Exercise will test state's ability to respond to livestock disease outbreak Lawrence Journal World An upcoming exercise on the Kansas State University campus to test state response to an viral outbreak in livestock is two years in the preparation...
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A exercise on the Kansas State University campus is doing a state testing response to an viral outbreak in livestock. One of the biggest emergency and hence the exercise, the U.S. Department of Agriculture, is absent due to the federal government shutdown.Sandra Johnson, emergency management coordinator for the Kansas Department of Agriculture, said the USDA's role will be simulated by exercise participants.
It will take place at the Biosecurity Research Institute in Manhattan. It will costs more than $100,000, (much of it funded through grants from the Department of Homeland Security). It involves more than 200 people and agencies from within Kansas.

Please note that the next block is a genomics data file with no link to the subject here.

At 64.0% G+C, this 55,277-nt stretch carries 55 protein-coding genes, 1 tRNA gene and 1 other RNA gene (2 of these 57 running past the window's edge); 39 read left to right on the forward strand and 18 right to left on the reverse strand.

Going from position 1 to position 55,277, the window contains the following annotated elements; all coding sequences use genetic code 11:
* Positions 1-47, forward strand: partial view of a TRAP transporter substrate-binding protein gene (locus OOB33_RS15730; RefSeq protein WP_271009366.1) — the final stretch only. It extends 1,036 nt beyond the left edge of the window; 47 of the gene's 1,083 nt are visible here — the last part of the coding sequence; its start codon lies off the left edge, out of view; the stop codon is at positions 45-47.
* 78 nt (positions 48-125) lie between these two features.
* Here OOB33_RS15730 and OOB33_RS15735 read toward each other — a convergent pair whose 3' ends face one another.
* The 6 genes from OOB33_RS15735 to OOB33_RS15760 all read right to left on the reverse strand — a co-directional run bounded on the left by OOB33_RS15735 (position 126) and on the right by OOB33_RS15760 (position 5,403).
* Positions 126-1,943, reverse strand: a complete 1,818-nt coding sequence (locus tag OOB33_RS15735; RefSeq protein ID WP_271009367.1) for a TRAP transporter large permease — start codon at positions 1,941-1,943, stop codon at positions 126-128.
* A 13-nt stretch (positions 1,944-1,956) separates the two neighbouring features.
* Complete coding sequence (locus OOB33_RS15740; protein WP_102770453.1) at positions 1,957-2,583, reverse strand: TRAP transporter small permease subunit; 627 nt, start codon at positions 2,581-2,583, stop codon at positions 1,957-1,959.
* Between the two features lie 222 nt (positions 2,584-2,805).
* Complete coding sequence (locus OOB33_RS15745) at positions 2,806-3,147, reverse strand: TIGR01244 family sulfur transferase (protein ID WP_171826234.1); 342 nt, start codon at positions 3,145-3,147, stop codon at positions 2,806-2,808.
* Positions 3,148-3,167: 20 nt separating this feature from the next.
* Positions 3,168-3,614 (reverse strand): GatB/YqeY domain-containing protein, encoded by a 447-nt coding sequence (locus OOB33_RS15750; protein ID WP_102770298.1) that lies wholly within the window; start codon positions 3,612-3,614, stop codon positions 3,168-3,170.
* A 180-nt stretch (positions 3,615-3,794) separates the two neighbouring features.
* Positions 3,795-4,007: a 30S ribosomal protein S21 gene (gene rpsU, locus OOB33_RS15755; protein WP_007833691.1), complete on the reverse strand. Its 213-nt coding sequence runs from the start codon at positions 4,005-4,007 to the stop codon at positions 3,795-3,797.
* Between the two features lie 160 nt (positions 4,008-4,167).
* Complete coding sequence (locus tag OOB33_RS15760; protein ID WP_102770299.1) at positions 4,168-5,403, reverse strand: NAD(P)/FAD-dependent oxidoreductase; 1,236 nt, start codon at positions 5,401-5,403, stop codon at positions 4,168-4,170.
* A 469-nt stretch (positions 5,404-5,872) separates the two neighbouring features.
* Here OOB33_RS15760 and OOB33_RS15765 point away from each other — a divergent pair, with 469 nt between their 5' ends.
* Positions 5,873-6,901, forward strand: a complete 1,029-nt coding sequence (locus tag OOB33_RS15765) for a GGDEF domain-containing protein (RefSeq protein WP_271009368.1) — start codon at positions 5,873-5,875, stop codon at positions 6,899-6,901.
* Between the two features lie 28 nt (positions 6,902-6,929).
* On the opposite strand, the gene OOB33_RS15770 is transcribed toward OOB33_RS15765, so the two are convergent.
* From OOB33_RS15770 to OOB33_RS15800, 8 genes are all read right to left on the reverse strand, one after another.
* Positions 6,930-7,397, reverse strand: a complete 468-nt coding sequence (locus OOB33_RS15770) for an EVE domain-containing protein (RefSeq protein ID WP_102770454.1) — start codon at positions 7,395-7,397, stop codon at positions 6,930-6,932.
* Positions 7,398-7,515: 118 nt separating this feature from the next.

Johnson said the exercise will begin with notification of a possible instance of foot-and-mouth disease, in a nearby state. FMD is a highly contagious pathogen that can infect cattle, swine, sheep, goats, deer and other cloven-hoofed animals. It creates painful lesions for the animals and can cause them to go lame. A
No cases of FMD have been identified since 1929. Yet because of the density of livestock populations in Kansas feedlots and slaughter houses, an outbreak of FMD could wreak havoc on the state's economy.